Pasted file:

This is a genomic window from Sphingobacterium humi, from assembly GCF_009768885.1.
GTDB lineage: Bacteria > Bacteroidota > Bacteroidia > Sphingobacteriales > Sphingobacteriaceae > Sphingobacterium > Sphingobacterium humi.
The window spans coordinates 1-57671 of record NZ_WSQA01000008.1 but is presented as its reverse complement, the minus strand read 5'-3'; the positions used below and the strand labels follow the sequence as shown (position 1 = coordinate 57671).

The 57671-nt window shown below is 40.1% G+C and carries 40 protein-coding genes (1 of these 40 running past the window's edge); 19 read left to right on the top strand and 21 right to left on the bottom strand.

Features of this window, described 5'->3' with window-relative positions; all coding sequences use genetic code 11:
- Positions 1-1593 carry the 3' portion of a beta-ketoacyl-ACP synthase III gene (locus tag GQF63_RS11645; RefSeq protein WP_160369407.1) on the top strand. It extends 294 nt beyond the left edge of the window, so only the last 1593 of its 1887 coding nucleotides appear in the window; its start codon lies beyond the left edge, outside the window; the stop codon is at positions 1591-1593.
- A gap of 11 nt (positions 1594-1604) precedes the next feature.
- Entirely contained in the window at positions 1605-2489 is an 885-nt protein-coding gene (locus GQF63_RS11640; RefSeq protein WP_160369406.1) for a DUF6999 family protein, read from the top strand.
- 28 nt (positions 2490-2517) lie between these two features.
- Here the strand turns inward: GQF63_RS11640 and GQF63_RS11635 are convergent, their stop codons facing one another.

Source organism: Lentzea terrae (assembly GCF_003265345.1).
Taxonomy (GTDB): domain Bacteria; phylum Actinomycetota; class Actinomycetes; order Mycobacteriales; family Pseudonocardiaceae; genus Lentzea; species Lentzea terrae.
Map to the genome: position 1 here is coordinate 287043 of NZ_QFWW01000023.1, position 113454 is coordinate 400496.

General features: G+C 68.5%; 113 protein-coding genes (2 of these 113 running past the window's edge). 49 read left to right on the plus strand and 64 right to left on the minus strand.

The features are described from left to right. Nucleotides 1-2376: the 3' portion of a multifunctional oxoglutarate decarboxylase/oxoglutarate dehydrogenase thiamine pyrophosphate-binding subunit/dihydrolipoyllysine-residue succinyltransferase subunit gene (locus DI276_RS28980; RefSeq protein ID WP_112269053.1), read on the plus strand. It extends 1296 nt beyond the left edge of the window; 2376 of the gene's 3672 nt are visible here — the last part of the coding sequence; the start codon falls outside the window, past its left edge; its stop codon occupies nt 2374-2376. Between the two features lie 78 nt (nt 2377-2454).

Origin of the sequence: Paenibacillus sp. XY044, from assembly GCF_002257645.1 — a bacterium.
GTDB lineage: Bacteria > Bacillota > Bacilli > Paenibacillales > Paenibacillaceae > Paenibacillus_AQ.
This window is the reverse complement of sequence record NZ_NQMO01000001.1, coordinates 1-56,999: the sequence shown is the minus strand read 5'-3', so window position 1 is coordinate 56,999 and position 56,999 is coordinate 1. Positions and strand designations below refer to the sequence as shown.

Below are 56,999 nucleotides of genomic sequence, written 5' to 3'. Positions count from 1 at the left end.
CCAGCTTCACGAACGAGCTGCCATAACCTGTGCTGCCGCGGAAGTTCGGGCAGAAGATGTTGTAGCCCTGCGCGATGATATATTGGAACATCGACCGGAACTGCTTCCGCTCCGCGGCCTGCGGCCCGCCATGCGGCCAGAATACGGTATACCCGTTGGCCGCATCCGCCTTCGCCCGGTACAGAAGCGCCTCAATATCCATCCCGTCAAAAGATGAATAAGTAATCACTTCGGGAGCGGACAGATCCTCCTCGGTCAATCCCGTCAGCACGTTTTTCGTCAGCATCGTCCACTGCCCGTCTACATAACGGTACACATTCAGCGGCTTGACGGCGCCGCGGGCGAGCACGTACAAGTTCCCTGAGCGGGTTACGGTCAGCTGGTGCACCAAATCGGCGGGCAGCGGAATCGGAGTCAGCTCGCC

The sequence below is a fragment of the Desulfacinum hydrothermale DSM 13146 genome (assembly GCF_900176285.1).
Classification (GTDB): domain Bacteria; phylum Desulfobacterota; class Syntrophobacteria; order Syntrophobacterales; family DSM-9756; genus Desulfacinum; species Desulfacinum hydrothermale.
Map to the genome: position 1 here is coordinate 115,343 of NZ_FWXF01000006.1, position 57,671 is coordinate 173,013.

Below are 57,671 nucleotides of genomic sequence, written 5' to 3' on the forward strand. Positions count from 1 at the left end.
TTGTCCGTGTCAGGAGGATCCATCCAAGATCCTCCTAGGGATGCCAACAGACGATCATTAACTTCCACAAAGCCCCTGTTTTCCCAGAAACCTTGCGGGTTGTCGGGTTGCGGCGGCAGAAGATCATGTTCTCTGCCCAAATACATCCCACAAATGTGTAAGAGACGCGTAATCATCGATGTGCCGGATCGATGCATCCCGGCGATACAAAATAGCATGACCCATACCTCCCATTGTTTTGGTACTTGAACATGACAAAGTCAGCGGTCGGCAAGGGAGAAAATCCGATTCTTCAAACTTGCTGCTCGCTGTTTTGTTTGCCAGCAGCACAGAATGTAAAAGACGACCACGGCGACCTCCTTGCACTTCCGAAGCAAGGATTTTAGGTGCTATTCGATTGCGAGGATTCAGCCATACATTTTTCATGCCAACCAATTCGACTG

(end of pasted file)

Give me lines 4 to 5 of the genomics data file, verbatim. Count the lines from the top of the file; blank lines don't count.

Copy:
The 57671-nt window shown below is 40.1% G+C and carries 40 protein-coding genes (1 of these 40 running past the window's edge); 19 read left to right on the top strand and 21 right to left on the bottom strand.

Features of this window, described 5'->3' with window-relative positions; all coding sequences use genetic code 11: